Letter to Congress

   The Honorable Mike Crapo Chairman Committee on Banking, Housing and Urban Affairs    

   534 Dirksen Senate Office Building

   Washington, DC 20510

 

   The Honorable Sherrod Brown Ranking Member Committee on Banking, Housing and Urban Affairs

   534 Dirksen Senate Office Building

   Washington, DC 20510

 

  Dear Chairman Crapo and Ranking Member Brown

       We are contacting the Committee on Banking, Housing, and Urban Affairs to raise concern regarding   Senate Bill 2155.  S. 2155  is not needed and puts an unbearable risk on both homeowner and taxpayers.

       On the first line of this bill it clear states. “To promote economic growth, provide tailored regulatory relief,    and enhance consumer protections, and for other purposes”.  This bill promotes the complete opposite.  Implementing a waiver of appraisals for all properties under $400,000.00 in rural areas is irresponsible and   negligent.   

      First, how does this bill support economic growth?  The growth for who, the lending institutes and banks?   Does new this new regulation apply to FHA and VA loans as well?  And if so, why should the average   taxpayer, support a bill that is likely to start the next housing meltdown?  Did we not learn anything from the 2008 Subprime Mortgage Crisis?  The long-term effects of this S.2155 have not   been examined carefully. 

       The cause of the “housing bubble” was associated with the sharp rise and then drop in home prices over   the period 1998–2008 has been the focus of significant policy and research attention. The dramatic increase   in subprime lending during this period has been broadly blamed for these market dynamics. 

 

        Gentleman, the fox can not be in-charge of the hen house.  If S.2115 is allowed, an epidemic, that could   rival what happened in   Detroit, where abandoned homes became almost as plentiful as occupied ones, will   most certainly follow in these small towns and communities.  Defaults, w most likely increase.  Without the   work of a geographically competent, state certified appraiser, who’s to say the home that just sold for say   $90,000.00 is only worth $72,000.00, that a 20 percent difference.  If it an FHA or VA default the

 average   taxpayer takes the loss.  Multiply that by 10,000, that a loss of $180,000,000.00 dollars, that   taxpayers will be on the hook for.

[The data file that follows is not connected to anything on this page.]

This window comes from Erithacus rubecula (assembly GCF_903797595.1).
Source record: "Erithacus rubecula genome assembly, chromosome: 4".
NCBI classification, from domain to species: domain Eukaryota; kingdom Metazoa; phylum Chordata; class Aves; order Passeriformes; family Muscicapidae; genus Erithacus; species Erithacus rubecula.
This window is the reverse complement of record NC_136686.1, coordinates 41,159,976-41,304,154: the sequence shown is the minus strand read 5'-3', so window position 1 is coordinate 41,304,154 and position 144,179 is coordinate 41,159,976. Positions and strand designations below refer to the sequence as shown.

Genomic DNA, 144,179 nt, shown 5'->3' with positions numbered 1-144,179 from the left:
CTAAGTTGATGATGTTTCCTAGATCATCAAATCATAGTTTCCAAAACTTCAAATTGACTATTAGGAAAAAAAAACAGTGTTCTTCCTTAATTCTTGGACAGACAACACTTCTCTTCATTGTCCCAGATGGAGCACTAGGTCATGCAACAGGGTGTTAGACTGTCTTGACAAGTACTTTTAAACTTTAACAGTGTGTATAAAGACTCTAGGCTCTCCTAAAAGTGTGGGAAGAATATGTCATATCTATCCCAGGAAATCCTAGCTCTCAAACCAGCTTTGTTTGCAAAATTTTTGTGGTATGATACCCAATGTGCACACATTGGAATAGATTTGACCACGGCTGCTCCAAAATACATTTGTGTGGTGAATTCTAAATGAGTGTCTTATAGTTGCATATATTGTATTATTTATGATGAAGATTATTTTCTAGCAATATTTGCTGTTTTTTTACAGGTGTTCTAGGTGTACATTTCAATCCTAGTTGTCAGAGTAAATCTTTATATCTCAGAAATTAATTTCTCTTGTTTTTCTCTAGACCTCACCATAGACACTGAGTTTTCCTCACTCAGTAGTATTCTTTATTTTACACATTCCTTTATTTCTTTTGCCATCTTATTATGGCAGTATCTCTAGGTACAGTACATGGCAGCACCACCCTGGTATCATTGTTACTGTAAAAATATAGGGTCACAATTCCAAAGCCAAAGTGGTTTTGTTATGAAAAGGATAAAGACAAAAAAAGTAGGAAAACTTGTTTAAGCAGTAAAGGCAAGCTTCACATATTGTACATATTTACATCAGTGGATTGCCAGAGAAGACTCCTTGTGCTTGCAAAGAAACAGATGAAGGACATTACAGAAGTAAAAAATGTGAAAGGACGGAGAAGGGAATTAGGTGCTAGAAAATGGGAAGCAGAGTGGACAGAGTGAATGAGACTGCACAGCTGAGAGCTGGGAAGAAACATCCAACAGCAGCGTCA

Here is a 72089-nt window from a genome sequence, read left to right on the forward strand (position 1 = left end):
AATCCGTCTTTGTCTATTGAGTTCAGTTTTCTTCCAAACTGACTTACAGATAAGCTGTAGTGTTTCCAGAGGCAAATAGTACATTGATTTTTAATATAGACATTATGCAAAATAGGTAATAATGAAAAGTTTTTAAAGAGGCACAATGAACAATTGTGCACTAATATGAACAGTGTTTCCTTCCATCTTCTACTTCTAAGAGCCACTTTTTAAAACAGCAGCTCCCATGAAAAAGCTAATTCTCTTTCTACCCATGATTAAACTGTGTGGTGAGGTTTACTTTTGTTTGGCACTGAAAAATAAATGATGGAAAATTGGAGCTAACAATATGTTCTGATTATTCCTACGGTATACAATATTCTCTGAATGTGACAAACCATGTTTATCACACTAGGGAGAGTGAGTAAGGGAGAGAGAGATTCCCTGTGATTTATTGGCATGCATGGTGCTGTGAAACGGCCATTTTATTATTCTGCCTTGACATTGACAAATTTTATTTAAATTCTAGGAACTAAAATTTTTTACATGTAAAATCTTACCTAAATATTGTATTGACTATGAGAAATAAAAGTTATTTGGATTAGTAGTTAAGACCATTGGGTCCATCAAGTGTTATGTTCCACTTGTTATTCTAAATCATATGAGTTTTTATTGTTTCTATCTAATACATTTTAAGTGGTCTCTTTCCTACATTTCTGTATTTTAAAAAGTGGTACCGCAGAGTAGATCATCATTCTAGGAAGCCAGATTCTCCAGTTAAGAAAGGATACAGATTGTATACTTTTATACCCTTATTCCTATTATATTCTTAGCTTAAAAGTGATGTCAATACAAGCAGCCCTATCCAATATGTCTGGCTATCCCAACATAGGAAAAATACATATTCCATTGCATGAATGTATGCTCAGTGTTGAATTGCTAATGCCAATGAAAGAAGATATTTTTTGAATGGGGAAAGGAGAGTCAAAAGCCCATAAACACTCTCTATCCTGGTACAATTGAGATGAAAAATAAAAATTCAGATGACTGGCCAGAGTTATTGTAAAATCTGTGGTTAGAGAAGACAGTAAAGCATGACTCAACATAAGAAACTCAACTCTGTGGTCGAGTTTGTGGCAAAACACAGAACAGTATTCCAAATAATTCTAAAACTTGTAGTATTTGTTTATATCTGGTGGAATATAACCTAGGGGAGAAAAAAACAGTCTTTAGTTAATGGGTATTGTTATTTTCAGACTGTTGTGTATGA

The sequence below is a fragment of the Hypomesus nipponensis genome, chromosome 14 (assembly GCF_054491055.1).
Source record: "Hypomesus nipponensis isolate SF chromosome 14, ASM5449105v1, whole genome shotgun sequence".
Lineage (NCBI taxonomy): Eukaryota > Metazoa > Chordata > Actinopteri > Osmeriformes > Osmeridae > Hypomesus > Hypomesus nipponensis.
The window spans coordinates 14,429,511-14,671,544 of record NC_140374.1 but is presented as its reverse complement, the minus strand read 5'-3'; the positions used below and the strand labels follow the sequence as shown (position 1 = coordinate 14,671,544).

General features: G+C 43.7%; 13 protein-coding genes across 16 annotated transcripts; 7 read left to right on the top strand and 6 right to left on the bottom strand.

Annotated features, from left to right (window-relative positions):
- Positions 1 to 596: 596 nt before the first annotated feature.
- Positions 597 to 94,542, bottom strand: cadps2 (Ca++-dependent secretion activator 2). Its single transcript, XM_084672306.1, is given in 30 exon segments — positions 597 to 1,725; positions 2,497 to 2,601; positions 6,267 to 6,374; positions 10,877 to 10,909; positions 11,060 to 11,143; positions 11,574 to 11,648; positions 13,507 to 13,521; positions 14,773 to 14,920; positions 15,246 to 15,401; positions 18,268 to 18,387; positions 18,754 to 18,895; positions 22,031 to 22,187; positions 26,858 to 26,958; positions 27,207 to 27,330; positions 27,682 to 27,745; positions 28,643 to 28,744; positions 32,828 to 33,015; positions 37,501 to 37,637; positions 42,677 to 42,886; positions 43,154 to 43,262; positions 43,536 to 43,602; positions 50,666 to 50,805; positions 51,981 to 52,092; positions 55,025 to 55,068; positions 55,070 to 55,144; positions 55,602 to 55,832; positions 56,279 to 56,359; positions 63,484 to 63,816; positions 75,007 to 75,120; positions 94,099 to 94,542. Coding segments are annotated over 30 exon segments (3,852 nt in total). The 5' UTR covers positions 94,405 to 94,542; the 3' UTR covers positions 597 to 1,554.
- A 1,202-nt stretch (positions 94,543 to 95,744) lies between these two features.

Problem two, in a recent report published by Core-Logic the national rate dropped 15.8 percent between   the period of April 2015 to April 2016.  This was the 54th consecutive month with a year-to-year decline.  

       If no appraisals will be needed on these rural homes the sub-prime market will explode.  It already   happening.  A recent report published by the Federal Reserve Bank of Cleveland examined peer-to-peer   lending, finding that this market is a growing alternative for   consumers.  This will only increase and add   more Sub-Prime lenders to this volatile market.  The Fed found that often the interest rate obtained through   peer-to-peer lending (P2P) is not better than that of a credit card--one of the lines of credit P2P proponents   claim their loans help with.

     “Based on these findings, one can argue that P2P loans resemble predatory loans in terms of the segment   of the consumer market they   serve and their effect on individual borrowers’ financial stability.  The 2007-2008   financial crisis illustrated the importance of consumer   finance and the stability of consumer balance sheets. … The overall performance of P2P loans strikingly resembles that of the subprime mortgage market before   the 2007 subprime mortgage crisis,” the Fed concluded.

 

       Issue three, “SEC. 1127. Exemption from appraisals of real estate located in rural areas.  Section (a) has   contacted not fewer than 3 State certified appraisers or State licensed appraisers, as applicable; and (b) has   documented that no State certified appraiser or State licensed appraiser, as applicable, was available within   a reasonable amount of time, as determined by the Federal financial institutions  regulatory agency with   oversight of the mortgage originator, to perform the appraisal in connection with the federally related   transaction;   Can we, (the taxpayer) thrust the lenders and banks to do this the correct way, I don’t think so,   the 2007-2008 foreclosure market   correction is evidence for that.

     And last point.  There are many appraisers located in small rural communities who specialize in appraiser   properties in these locations.   If we permit S.2115 to pass as written many of these appraisers will be out of   business.

 

      For these reasons, we ask you to stop S.2118 now, from implementing the appraisal waiver program until   it an demonstrate that they   are consistent with safe and sound business practices and proceeds.  Further, as   your committee develops housing finance reform   legislation, we ask that any legislation ensures that   appraisal requirements, otherwise S.2118 poses great potential risks to taxpayers and   homeowners.

 

      Thank you for your consideration of this matter.  If you should have any questions or would like additional   information or resources from our organizations, please contact any of the individuals listed in the attached   document.  

 

 

 Sincerely,

 Executive Director

 Don L Ross

 Urban Coalition of Appraisal Professionals